It’s better to be a Texas officeholder than a federal officeholder in the eyes of the state’s voters, according to the latest University of Texas/Texas Tribune Poll.
Congress remains unpopular with Texans — though not as unpopular as it was before the GOP took control of it and the White House. Only 26 percent of Texans approve of the job Congress has been doing, while 50 percent disapprove. Those dismal numbers mark a large improvement over the UT/TT Poll done in October, when only 10 percent approved of Congress and 68 percent disapproved.
Credit the exuberance of Republicans for the better congressional performance numbers: 43 percent approve, 30 percent disapprove and 22 percent were neutral. Democrats are not impressed: 7 percent approve, 72 percent disapprove and 18 percent were neutral.
“To take up for Trump, that’s almost all Republicans rallying around a president,” said Daron Shaw, a professor of government at the University of Texas at Austin and co-director of the poll. “Congress’ numbers tick up quite a bit — there’s a lot of partisanship going on here.”
U.S. Sens. John Cornyn and Ted Cruz got mildly negative grades on their job performance. Asked about Cornyn, 30 percent approve of his work and 34 percent don’t; for Cruz, 38 percent approve of his work and 39 percent don’t.
Top state officials did better in the rankings. Gov. Greg Abbott got good grades from 45 percent of Texans — including 80 percent of Republicans — and bad grades from 33 percent — including 61 percent of Democrats.
“On one hand, it’s fair to look at this and say [Abbott's] numbers are high because he’s the governor and everybody knows who he is,” said Jim Henson, who heads the Texas Politics Project at UT-Austin and co-directs the poll. “But that doesn’t necessarily mean they embrace you the way they’re embracing Abbott.
“This is a case where people that are looking at the profile being struck by [Lt. Gov.] Dan Patrick and his frequent use of the media are missing the fact that Gov. Abbott has less need to do that,” Henson said. “He’s 15 points higher than the lieutenant governor and the senior senator of the state.”
Patrick had slightly more positive than negative grades, with 32 percent approval and 31 percent disapproval. But like the governor, his partisans are mostly happy: 59 percent of Republicans approve of the work he’s doing.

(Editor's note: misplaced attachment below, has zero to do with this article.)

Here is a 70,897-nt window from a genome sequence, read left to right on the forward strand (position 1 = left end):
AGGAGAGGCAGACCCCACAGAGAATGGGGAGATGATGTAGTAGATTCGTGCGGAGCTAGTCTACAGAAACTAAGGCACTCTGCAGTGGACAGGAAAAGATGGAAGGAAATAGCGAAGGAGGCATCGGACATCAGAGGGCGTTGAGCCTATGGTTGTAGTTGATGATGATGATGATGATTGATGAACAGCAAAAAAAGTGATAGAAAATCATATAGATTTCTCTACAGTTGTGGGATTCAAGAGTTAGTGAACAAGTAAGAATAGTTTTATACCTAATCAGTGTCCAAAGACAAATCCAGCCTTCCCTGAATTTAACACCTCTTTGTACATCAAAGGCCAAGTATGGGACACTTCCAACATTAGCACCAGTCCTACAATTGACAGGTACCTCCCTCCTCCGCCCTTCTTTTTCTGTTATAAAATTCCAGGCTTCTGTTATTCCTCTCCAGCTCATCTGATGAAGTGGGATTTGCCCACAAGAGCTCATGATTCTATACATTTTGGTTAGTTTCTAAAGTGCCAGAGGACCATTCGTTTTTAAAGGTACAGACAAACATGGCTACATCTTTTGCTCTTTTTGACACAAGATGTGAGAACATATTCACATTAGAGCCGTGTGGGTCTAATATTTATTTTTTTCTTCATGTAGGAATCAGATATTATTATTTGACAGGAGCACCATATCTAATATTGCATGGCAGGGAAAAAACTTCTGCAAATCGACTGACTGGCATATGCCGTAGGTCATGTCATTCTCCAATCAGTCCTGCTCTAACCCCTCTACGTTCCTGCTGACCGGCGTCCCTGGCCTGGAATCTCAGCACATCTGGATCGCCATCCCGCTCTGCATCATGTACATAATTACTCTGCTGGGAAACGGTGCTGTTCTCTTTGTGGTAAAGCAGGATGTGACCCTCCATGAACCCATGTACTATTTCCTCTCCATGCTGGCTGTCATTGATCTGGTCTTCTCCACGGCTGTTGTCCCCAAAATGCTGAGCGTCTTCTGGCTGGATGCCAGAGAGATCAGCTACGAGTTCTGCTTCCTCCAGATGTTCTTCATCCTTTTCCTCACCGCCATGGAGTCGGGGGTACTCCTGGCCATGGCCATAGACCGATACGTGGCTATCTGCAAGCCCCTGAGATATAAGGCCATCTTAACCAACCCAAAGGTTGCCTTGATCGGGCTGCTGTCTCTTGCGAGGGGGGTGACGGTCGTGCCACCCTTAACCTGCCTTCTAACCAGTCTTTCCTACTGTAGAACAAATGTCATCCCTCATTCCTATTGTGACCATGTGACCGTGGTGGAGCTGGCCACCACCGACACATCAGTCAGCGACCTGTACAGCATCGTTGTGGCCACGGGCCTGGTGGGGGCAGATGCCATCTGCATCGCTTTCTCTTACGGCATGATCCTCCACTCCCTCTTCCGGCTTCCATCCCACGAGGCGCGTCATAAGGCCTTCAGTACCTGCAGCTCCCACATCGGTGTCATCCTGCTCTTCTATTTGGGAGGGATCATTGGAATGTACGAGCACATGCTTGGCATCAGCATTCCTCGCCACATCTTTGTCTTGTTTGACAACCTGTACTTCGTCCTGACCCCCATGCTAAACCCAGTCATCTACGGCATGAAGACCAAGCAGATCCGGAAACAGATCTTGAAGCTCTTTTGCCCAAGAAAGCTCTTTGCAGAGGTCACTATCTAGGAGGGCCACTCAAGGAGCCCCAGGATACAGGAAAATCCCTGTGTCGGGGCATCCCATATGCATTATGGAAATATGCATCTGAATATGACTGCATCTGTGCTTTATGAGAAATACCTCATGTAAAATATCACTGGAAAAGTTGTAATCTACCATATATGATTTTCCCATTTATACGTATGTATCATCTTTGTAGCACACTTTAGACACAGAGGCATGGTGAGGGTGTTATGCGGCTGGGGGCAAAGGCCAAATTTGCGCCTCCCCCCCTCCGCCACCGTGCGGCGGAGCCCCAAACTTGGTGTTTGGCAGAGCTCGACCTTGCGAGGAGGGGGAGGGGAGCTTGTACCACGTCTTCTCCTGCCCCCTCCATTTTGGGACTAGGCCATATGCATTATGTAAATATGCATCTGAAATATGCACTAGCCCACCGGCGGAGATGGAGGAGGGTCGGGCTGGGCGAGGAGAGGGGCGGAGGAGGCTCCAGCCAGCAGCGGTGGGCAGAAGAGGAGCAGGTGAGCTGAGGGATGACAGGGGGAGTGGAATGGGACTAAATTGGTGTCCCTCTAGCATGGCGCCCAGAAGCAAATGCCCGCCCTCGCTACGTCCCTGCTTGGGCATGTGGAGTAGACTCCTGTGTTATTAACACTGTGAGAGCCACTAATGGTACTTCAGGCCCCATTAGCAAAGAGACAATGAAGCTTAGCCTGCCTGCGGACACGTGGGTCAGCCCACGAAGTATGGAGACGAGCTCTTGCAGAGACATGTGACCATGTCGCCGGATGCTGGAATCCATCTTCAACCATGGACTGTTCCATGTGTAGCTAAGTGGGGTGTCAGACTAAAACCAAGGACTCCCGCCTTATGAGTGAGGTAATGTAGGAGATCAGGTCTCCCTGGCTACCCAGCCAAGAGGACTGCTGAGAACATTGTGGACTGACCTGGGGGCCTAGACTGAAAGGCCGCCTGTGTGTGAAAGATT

House Speaker Joe Straus got approving looks from 23 percent of those polled and disapproving looks from another 23 percent. Republicans were more positive: 36 percent said he’s doing a good job, and 12 percent disapprove of his work. As has been the case in previous polls, he also had the highest share of uncommitted respondents: 53 percent of Texans either had a neutral view of Straus or no view at all.
Texans’ views of even the most popular officeholders pale against their positive ratings of the military and the police. The military is viewed favorably by 76 percent of Texans and unfavorably by only 7 percent.
The police got favorable ratings from 64 percent and unfavorable ratings from 18 percent. White voters were most positive, with 73 percent saying they have favorable impressions, a view shared by 30 percent of black Texans and 60 percent of Hispanics. Among black Texans, 30 percent said they have neutral impressions of the police, while 39 percent said they have unfavorable opinions, including 29 percent who said their opinions were “very” unfavorable.
Courts and the criminal justice system got favorable grades from 40 percent and unfavorable marks from 32 percent.
And then come the various levels of government, which come out like you might expect. Only 23 percent of Texans have a favorable impression of the federal government, while 50 percent have an unfavorable one. Texas government does better, with 47 percent favorable and 28 percent unfavorable. Local government does a notch better than the state, with a matching 47 percent favorable rating and a lower 24 percent unfavorable rating.
Those results sync with the answers to a question about the most trusted branch of the federal government. The judicial branch landed first, with 36 percent, followed by the executive branch at 28 percent, followed by the legislative branch, which was most trusted by only 7 percent of Texans. Nearly a third wouldn’t commit, checking “don’t know.”
The University of Texas/Texas Tribune internet survey of 1,200 registered voters was conducted from Feb. 3 to Feb. 10 and has an overall margin of error of +/- 2.83 percentage points. Numbers in charts might not add up to 100 percent because of rounding.
This is one of several stories on the latest University of Texas/Texas Tribune Poll. Monday: What Texans think of the new president, and their views on the economy and the direction of the country and state. Tuesday: Marijuana and other issues, health care and on immigration. Wednesday: Education.
Disclosure: The University of Texas at Austin has been a financial supporter of The Texas Tribune. A complete list of Tribune donors and sponsors can be viewed here.